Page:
Thursday, March 26, 2015

Southern Ocean - photo of the day Volvo Ocean RAce

March 26

Navigation Computer (technical post) | Issuma

How he does it...techniques that Richard Hudson has developed in his voyaging.  Argentina, Brasil, labrador, Greenland, the Northwest Passage, Bering Sea, Inside passage, Pacific Coat, Easter island,and now in Puerto Montt, Chile. Where next? South.

Navigation Computer (technical post) | Issuma

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Issuma: Puerto Montt, Chile

A few weeks back Richard Hudson and crew Max made the journey from Easter island to Chile.  About six hundred miles south of Santiago is the city of Puerto Montt. A city of 150,000 it is beautiful now but at 41 S and 73 W it is due south of New York and at comparable latitude.  The weather turns cold and wet soon. Like Irish winter - high of 50 F, low of 38 F is the average in July.  It is at the north end of a great Gulfs of Ancud and Corcovado about 700 miles north of Cape Horn - a landmark I expect Issuma to pass on its way south. - gwc

Monday, March 23, 2015

In the wake of Typhoon Pam

The tail end of  Cyclone Pam - which brought devastation north - provides power reaching for the six Volvo Ocean Race boats a couple of days out from Auckland, NZ on their way to Brazil.  A helicopter catches the fun. - gwc

Saturday, March 21, 2015

Dinner with Dad at Sicily, Ventura

Note any familial resemblances?
Peter, Dad, Nancy, and I at Sicily,
Main Street, Ventura

Sunday, March 15, 2015

End of an era

My parents home in Santa Barbara for forty two years.

Saturday, March 7, 2015

Thomas Merton and the Eternal Search - The New Yorker

Thomas Merton, 1951.

A convert to Catholicism, a searcher, a monk, and a celebrity.  Fr. Thomas Merton was all of those things.  He represented openness despite the cloister, or was it because of the cloister?  He had been a conscientious objector in WW II because he was not a warrior and was committed to the Trappist monastery he had not yet joined.  He explored his own life in and out of the cloister, looked to eastern mysticism in a serious way - and tragically died at 52 - electrocuted in the shower  in a monastery in Thailand.  We are still shocked that the pilgrim  had died so arbitrarily,with so much yet to be seen, thought, and said.  - gwc

Thomas Merton and the Eternal Search - The New Yorker
by Paul Elie

Here ends the book, but not the searching. Thomas Merton ended “The Seven Storey Mountain” with a little Latin to that effect: Sit finis libri, non finis quaerendi. Set tombstone-style in small caps, at once pompous and obscure, it runs against the spirit of the book, which is personal, casual, talky, and self-deprecating—the story of a conversion to Catholicism and a call to a Trappist monastery as the adventures of a young New York dangling man.***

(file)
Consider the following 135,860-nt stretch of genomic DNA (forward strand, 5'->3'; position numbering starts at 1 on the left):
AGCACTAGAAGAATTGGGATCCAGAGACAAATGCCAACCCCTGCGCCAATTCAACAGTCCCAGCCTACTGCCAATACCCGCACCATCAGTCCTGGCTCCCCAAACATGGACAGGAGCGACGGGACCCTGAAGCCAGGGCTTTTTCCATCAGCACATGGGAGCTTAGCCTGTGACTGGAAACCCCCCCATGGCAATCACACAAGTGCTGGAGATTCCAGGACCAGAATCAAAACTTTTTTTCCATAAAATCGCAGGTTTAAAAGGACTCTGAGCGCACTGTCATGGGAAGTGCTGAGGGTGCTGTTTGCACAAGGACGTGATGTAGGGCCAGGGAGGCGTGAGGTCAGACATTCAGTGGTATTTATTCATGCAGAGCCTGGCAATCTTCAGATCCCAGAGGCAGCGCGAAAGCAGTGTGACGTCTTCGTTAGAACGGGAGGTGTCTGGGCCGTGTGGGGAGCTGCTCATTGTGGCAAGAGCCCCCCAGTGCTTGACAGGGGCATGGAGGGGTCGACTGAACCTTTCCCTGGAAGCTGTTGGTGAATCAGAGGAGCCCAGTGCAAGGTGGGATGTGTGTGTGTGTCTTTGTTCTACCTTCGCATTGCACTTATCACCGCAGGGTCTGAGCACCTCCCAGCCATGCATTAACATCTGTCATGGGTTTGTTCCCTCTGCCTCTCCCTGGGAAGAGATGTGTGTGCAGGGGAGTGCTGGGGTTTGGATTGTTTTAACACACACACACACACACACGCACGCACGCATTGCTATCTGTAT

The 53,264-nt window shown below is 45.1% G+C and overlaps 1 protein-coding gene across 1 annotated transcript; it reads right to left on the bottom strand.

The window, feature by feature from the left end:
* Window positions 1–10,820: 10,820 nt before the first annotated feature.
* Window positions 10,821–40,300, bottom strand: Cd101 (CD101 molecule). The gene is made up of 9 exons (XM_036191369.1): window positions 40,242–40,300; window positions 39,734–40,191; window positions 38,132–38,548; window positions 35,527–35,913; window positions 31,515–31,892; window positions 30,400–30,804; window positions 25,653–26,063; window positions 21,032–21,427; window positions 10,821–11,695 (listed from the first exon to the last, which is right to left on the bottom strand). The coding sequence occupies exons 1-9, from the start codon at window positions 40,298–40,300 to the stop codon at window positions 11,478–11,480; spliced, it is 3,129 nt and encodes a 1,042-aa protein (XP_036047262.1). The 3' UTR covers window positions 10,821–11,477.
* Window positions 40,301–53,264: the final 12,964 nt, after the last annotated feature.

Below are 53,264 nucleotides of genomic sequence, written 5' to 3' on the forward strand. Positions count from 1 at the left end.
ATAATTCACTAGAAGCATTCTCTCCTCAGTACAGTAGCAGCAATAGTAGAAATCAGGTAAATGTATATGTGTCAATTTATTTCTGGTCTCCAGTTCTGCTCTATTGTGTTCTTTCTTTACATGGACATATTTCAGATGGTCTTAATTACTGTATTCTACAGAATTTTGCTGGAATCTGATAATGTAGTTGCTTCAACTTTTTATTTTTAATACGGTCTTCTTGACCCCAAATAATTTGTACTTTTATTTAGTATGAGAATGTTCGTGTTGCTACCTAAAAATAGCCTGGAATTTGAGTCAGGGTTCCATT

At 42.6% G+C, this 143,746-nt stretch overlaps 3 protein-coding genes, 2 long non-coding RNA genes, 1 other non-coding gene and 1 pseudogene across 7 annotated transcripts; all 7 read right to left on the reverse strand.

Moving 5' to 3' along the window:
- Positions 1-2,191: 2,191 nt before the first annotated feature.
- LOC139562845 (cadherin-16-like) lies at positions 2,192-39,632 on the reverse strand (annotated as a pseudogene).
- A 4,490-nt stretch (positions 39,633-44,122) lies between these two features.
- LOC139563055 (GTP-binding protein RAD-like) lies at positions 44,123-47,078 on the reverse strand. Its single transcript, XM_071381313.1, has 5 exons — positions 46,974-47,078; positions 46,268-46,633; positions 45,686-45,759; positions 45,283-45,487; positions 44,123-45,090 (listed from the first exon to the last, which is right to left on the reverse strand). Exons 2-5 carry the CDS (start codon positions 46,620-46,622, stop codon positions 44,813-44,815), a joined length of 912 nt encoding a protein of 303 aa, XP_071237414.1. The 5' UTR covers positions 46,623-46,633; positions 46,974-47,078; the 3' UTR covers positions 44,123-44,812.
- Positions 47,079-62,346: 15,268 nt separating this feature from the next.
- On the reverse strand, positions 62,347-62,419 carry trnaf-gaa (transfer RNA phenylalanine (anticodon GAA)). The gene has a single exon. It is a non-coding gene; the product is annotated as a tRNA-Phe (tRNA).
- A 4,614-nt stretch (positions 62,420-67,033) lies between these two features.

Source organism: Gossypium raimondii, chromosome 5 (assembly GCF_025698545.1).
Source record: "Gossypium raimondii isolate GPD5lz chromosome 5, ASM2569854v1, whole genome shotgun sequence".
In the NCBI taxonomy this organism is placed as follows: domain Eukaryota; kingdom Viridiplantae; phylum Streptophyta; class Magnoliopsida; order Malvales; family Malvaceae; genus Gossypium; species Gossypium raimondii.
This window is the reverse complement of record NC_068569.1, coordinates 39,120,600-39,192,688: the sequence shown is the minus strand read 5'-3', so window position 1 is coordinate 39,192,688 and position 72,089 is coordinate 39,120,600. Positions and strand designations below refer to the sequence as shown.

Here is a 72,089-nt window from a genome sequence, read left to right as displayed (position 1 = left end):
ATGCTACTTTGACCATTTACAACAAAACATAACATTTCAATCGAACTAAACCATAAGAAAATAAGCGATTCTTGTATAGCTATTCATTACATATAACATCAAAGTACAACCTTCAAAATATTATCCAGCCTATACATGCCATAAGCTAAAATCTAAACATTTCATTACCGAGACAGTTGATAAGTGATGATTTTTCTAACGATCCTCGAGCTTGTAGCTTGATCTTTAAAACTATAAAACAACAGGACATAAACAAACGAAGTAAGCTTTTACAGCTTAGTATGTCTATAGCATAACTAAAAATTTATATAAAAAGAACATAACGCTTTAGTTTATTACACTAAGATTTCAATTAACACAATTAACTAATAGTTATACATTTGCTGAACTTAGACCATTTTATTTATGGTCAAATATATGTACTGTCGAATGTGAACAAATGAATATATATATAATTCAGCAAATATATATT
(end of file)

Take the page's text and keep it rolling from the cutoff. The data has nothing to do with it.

“Well, what is it that I have been trying to say?” he asked in the same piece. After dismissing the obvious answer—that he was trying to make a case for the contemplative life—he answered the question with another question. “When a man enters a monastery he has to stand before the community and formally respond to a ritual question: Quid petis? ‘What do you ask?’ His answer is not that he seeks a happy life, or escape from anxiety, or freedom from sin, or the summit of contemplation. The answer is that he seeks mercy. ‘The mercy of God and the Order.’ ” That, Merton declared, is what he had sought, and he offered his writing as evidence “that I have found what I sought and continue to find it.”

Read more

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Sunday, March 1, 2015

Frozen Fishing From a New England Port -

New Bedford harbor
Frozen Fishing From a New England Port -

by Katherine Q. Seelye

NEW BEDFORD, Mass. — Mark Abraham, who has fished the New England coast for decades, kept a sharp eye on his catch as the slimy haddock spilled onto a dockside conveyor belt. He had just returned from 10 frigid days at sea, among the most brutal he has spent.

“It’s probably been the worst winter in 10 years,” he said as workers sorted the fish by weight and slid them into bins. “It’s not even the ice that’s stopping you, it’s the wind. It’s too rough to fish. If it’s rough like that, you don’t catch anything.”

This winter has pounded much of New England with record snowfall, encased the region in a deep freeze that has kept the snow from melting, and disrupted work, school and lives in general for millions of residents. Here in New Bedford, the top commercial fishing port in the nation, the winter has also slowed commerce, as was instantly apparent from Mr. Abraham’s relatively meager haul.

He unloaded 18,800 pounds of haddock at the Whaling City Seafood Display Auction here; Richard Canastra, president of the auction, said that in good weather, Mr. Abraham might have brought in 40,000 pounds.
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Ice floes -late winter

We just had the coldest February in 80 years in New York.  Average temperature 84 F!
Hunters Island, Pelham Bay Park

Hunter's Island, Pelham Bay Park

GW Bridge and Ft. Lee

North River from Chittenden Ave, Washington Heights

GW Bridge from CastleVillage
Friendship harbor - Maine